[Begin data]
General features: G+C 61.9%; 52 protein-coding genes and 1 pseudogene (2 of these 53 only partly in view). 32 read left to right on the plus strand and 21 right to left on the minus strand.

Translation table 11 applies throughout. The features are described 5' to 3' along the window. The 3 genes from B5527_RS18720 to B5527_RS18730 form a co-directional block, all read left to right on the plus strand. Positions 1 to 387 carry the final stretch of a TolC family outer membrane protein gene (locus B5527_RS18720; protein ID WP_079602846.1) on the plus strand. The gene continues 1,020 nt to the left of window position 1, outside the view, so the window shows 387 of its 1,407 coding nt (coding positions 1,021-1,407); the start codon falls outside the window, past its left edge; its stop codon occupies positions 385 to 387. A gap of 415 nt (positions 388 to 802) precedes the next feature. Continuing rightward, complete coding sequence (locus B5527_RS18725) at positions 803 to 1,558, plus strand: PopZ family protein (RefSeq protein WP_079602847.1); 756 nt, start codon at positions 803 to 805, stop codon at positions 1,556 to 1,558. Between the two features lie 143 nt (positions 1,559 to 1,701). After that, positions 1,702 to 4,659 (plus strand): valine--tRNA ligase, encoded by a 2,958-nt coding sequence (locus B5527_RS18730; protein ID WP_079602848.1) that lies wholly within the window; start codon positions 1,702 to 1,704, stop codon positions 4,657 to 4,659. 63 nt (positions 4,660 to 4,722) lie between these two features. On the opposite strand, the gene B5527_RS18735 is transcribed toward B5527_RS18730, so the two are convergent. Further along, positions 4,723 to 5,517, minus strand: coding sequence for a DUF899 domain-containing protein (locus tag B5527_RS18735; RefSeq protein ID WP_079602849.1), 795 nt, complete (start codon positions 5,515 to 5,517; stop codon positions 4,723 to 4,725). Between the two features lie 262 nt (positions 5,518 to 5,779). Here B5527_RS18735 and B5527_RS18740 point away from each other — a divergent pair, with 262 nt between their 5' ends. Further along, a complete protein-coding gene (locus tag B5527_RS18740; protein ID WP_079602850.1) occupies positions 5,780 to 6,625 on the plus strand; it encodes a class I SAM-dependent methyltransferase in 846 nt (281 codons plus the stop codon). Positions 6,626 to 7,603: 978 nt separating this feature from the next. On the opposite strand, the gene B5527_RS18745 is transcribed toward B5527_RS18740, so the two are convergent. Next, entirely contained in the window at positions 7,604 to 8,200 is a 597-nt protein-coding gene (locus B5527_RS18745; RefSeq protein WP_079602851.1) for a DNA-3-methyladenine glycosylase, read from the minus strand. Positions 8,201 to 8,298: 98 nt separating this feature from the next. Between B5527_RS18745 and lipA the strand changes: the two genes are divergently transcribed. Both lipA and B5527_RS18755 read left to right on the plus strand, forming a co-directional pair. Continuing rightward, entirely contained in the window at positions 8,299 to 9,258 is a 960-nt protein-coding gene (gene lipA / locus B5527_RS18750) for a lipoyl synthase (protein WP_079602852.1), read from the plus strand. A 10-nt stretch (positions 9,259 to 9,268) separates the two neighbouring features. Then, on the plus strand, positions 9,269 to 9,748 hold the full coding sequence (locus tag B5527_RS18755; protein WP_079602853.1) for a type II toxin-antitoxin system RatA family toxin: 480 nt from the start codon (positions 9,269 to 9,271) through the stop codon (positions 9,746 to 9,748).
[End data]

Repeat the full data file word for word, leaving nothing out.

General features: G+C 61.9%; 52 protein-coding genes and 1 pseudogene (2 of these 53 only partly in view). 32 read left to right on the plus strand and 21 right to left on the minus strand.

Translation table 11 applies throughout. The features are described 5' to 3' along the window. The 3 genes from B5527_RS18720 to B5527_RS18730 form a co-directional block, all read left to right on the plus strand. Positions 1 to 387 carry the final stretch of a TolC family outer membrane protein gene (locus B5527_RS18720; protein ID WP_079602846.1) on the plus strand. The gene continues 1,020 nt to the left of window position 1, outside the view, so the window shows 387 of its 1,407 coding nt (coding positions 1,021-1,407); the start codon falls outside the window, past its left edge; its stop codon occupies positions 385 to 387. A gap of 415 nt (positions 388 to 802) precedes the next feature. Continuing rightward, complete coding sequence (locus B5527_RS18725) at positions 803 to 1,558, plus strand: PopZ family protein (RefSeq protein WP_079602847.1); 756 nt, start codon at positions 803 to 805, stop codon at positions 1,556 to 1,558. Between the two features lie 143 nt (positions 1,559 to 1,701). After that, positions 1,702 to 4,659 (plus strand): valine--tRNA ligase, encoded by a 2,958-nt coding sequence (locus B5527_RS18730; protein ID WP_079602848.1) that lies wholly within the window; start codon positions 1,702 to 1,704, stop codon positions 4,657 to 4,659. 63 nt (positions 4,660 to 4,722) lie between these two features. On the opposite strand, the gene B5527_RS18735 is transcribed toward B5527_RS18730, so the two are convergent. Further along, positions 4,723 to 5,517, minus strand: coding sequence for a DUF899 domain-containing protein (locus tag B5527_RS18735; RefSeq protein ID WP_079602849.1), 795 nt, complete (start codon positions 5,515 to 5,517; stop codon positions 4,723 to 4,725). Between the two features lie 262 nt (positions 5,518 to 5,779). Here B5527_RS18735 and B5527_RS18740 point away from each other — a divergent pair, with 262 nt between their 5' ends. Further along, a complete protein-coding gene (locus tag B5527_RS18740; protein ID WP_079602850.1) occupies positions 5,780 to 6,625 on the plus strand; it encodes a class I SAM-dependent methyltransferase in 846 nt (281 codons plus the stop codon). Positions 6,626 to 7,603: 978 nt separating this feature from the next. On the opposite strand, the gene B5527_RS18745 is transcribed toward B5527_RS18740, so the two are convergent. Next, entirely contained in the window at positions 7,604 to 8,200 is a 597-nt protein-coding gene (locus B5527_RS18745; RefSeq protein WP_079602851.1) for a DNA-3-methyladenine glycosylase, read from the minus strand. Positions 8,201 to 8,298: 98 nt separating this feature from the next. Between B5527_RS18745 and lipA the strand changes: the two genes are divergently transcribed. Both lipA and B5527_RS18755 read left to right on the plus strand, forming a co-directional pair. Continuing rightward, entirely contained in the window at positions 8,299 to 9,258 is a 960-nt protein-coding gene (gene lipA / locus B5527_RS18750) for a lipoyl synthase (protein WP_079602852.1), read from the plus strand. A 10-nt stretch (positions 9,259 to 9,268) separates the two neighbouring features. Then, on the plus strand, positions 9,269 to 9,748 hold the full coding sequence (locus tag B5527_RS18755; protein WP_079602853.1) for a type II toxin-antitoxin system RatA family toxin: 480 nt from the start codon (positions 9,269 to 9,271) through the stop codon (positions 9,746 to 9,748).